• Ross Greer:

        In relation to the targets, the development and production spend section in Screen Scotland’s 2019-20 business plan says:

        “This will include developing the methodology to identify production spend in film and television.”

        That touches on the points that have been made previously about data availability. Will you give us a quick update on your progress towards developing and having an agreed methodology on that?

      • David Smith:

        I touched on that earlier. It is a complicated nut to crack. I was at an event recently at which someone told me that Burns is worth £20 million a year to the Scottish economy; I would love to know how that was calculated.

        We are working with the BBC, the National Audit Office and various other bodies to come up with what we think is a robust methodology for the value of screen to Scotland. As I have said, I think that it is somewhere between £300 million and £500 million, depending on how you cut it. That has to be something that we agree on, as a partnership and with the sector. In Screen Scotland and Creative Scotland, our knowledge and research team is working on that right now. It is an active topic. It has been a bugbear of mine for a number of years. It is really important that we—as a nation, a Government and a Parliament—know what screen is worth to Scotland.

        The point that was made earlier about the importance of the sector in Glasgow is not lost on me; it is not lost on Glasgow City Council, either. However we divide the figure, the majority of the value currently attaches to the economy of Glasgow city or the greater Glasgow area. We are a pan-Scotland agency. We have to look at developing opportunities across the whole of Scotland. I have been very active in the made out of London campaign within the independent sector. There is an argument for a made out of the central belt approach to look at how we spread that value across the whole country.

      • Ross Greer:

        Looking at timescales, is there a timescale for your team having something agreed? I understand that that needs to be taken out to the sector and to other stakeholders and agencies. What timescale are you working to to get that methodology agreed? That is incredibly important for the long term. Much of what we are discussing takes us up to 2022-23. Such a methodology has much longer-term implications. It would be good to get something agreed as soon as possible, but we need to make sure that whatever is agreed is something that has absolute buy-in across all stakeholders.

      • David Smith:

        That is exactly the tension. We will work throughout 2020-21 to deliver that so that when we report our figures at the end of that period, we do so consistently on the measure that we currently use and on the new measure.

      • Isabel Davis:

        That point is incredibly important: we have to get this right. We have a 2016 benchmark because I do not think that anyone would appreciate us moving the goalposts for our own targets—that is certainly not the point of the exercise. Getting it right for many years to come must be absolutely key.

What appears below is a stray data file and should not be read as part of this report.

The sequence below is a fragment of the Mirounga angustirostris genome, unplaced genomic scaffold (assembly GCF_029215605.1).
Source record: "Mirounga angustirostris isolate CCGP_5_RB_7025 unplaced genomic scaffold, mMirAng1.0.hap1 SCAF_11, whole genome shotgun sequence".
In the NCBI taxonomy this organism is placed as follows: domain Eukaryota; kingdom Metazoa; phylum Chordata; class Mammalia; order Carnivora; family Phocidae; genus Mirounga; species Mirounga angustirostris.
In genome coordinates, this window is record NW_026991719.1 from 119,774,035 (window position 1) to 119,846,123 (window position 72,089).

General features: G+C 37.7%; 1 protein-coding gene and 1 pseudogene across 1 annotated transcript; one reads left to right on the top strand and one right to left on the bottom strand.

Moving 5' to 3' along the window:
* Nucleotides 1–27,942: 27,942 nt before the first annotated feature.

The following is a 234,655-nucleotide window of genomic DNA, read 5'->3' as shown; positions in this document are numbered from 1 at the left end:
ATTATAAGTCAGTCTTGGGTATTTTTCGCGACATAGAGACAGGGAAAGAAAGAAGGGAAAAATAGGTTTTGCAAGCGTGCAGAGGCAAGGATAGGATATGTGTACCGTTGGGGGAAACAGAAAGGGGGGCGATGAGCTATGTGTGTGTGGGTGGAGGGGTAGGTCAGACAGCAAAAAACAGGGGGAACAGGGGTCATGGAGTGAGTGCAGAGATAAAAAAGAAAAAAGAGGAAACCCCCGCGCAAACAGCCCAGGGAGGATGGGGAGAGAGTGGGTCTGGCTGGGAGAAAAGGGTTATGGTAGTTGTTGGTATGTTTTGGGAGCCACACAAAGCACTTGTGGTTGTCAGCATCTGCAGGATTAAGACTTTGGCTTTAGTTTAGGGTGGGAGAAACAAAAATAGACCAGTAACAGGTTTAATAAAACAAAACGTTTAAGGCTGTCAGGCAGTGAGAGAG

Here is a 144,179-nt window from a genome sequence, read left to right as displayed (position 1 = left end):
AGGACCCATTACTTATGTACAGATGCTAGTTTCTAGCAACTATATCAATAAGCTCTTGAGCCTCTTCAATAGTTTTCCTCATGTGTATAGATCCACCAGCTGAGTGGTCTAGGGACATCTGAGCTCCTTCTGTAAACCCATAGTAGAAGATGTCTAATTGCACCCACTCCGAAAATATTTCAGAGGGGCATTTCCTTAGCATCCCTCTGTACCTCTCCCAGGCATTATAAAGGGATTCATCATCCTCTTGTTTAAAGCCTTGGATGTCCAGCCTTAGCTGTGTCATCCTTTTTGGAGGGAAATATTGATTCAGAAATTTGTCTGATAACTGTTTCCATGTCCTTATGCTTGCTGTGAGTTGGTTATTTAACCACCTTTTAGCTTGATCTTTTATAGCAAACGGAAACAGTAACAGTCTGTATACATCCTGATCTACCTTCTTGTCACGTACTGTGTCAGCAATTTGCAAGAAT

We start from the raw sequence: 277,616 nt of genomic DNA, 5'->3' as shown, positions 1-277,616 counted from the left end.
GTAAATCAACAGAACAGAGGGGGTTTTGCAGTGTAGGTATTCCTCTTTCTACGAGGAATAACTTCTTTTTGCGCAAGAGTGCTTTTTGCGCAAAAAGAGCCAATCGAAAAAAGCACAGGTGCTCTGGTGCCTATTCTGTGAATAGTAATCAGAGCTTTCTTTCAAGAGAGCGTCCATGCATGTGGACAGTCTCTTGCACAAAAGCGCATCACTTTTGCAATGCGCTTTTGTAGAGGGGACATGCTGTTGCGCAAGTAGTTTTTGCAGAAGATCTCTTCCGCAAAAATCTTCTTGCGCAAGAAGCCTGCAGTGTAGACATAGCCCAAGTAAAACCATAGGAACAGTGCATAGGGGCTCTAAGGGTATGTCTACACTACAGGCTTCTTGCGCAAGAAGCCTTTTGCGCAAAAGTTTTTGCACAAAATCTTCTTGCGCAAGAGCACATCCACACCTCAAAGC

• Ross Greer:

        I want to move on to organisational issues. In relation to organisational structure and staffing, your submission—which we received in advance of last week’s session with the industry; it was very useful—mentioned a restructuring process. That raised a question for the committee, given that the unit is still quite new. Can you clarify whether that is an issue of language? Is that essentially the completion of an initial structuring process, or have you already got to a point at which there was a wider review and it was found that restructuring was required?

      • Isabel Davis:

        I think that what you are seeing now reflects the aspirations that were put forward by the screen sector leadership group and by the committee in terms of specialisation and the requirement for industry expertise. That is the key part of the restructuring—the reshaping, if you like.

        As David Smith said, we love our team. The people who work at Screen Scotland, who were formerly at the screen unit, are incredibly diligent, intelligent people who understand and care about the sector and work tirelessly to support it. However, the structure of the team was such that we had what we might call rather a generalist approach.

        The committee has already considered the work that was done in key areas of our team, such as business development support, talent development and audience development. We had to ask ourselves how we could best support such areas when we had a team of people who were working across them all. To my mind, the way in which we could build deeper and stronger connections with the industry and formulate much more nuanced approaches to our strategy was through reshaping those teams and, where we felt that there was a need to bring in additional expertise, having the freedom and the resource to do so.